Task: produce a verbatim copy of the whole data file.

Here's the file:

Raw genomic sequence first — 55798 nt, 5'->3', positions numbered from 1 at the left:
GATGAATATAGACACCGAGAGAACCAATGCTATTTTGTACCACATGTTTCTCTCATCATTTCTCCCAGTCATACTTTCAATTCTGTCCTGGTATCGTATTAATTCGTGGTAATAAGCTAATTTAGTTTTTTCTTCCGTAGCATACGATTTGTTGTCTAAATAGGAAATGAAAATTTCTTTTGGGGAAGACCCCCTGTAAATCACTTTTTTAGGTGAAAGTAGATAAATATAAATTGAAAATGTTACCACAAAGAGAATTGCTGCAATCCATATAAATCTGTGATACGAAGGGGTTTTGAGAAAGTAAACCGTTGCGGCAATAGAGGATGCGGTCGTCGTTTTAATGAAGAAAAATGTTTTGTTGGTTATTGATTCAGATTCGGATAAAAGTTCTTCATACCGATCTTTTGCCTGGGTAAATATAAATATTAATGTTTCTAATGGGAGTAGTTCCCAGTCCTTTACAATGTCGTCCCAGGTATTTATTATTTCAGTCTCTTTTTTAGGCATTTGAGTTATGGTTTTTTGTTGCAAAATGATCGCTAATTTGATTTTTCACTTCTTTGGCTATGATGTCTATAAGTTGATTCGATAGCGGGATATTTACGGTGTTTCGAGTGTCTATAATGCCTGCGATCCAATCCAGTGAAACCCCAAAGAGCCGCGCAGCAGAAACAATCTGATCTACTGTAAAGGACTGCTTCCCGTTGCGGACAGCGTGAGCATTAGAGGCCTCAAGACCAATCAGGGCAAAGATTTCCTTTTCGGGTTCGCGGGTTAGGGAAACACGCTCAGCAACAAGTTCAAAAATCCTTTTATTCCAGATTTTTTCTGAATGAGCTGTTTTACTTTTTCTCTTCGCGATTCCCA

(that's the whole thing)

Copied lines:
Raw genomic sequence first — 55798 nt, 5'->3', positions numbered from 1 at the left:
GATGAATATAGACACCGAGAGAACCAATGCTATTTTGTACCACATGTTTCTCTCATCATTTCTCCCAGTCATACTTTCAATTCTGTCCTGGTATCGTATTAATTCGTGGTAATAAGCTAATTTAGTTTTTTCTTCCGTAGCATACGATTTGTTGTCTAAATAGGAAATGAAAATTTCTTTTGGGGAAGACCCCCTGTAAATCACTTTTTTAGGTGAAAGTAGATAAATATAAATTGAAAATGTTACCACAAAGAGAATTGCTGCAATCCATATAAATCTGTGATACGAAGGGGTTTTGAGAAAGTAAACCGTTGCGGCAATAGAGGATGCGGTCGTCGTTTTAATGAAGAAAAATGTTTTGTTGGTTATTGATTCAGATTCGGATAAAAGTTCTTCATACCGATCTTTTGCCTGGGTAAATATAAATATTAATGTTTCTAATGGGAGTAGTTCCCAGTCCTTTACAATGTCGTCCCAGGTATTTATTATTTCAGTCTCTTTTTTAGGCATTTGAGTTATGGTTTTTTGTTGCAAAATGATCGCTAATTTGATTTTTCACTTCTTTGGCTATGATGTCTATAAGTTGATTCGATAGCGGGATATTTACGGTGTTTCGAGTGTCTATAATGCCTGCGATCCAATCCAGTGAAACCCCAAAGAGCCGCGCAGCAGAAACAATCTGATCTACTGTAAAGGACTGCTTCCCGTTGCGGACAGCGTGAGCATTAGAGGCCTCAAGACCAATCAGGGCAAAGATTTCCTTTTCGGGTTCGCGGGTTAGGGAAACACGCTCAGCAACAAGTTCAAAAATCCTTTTATTCCAGATTTTTTCTGAATGAGCTGTTTTACTTTTTCTCTTCGCGATTCCCA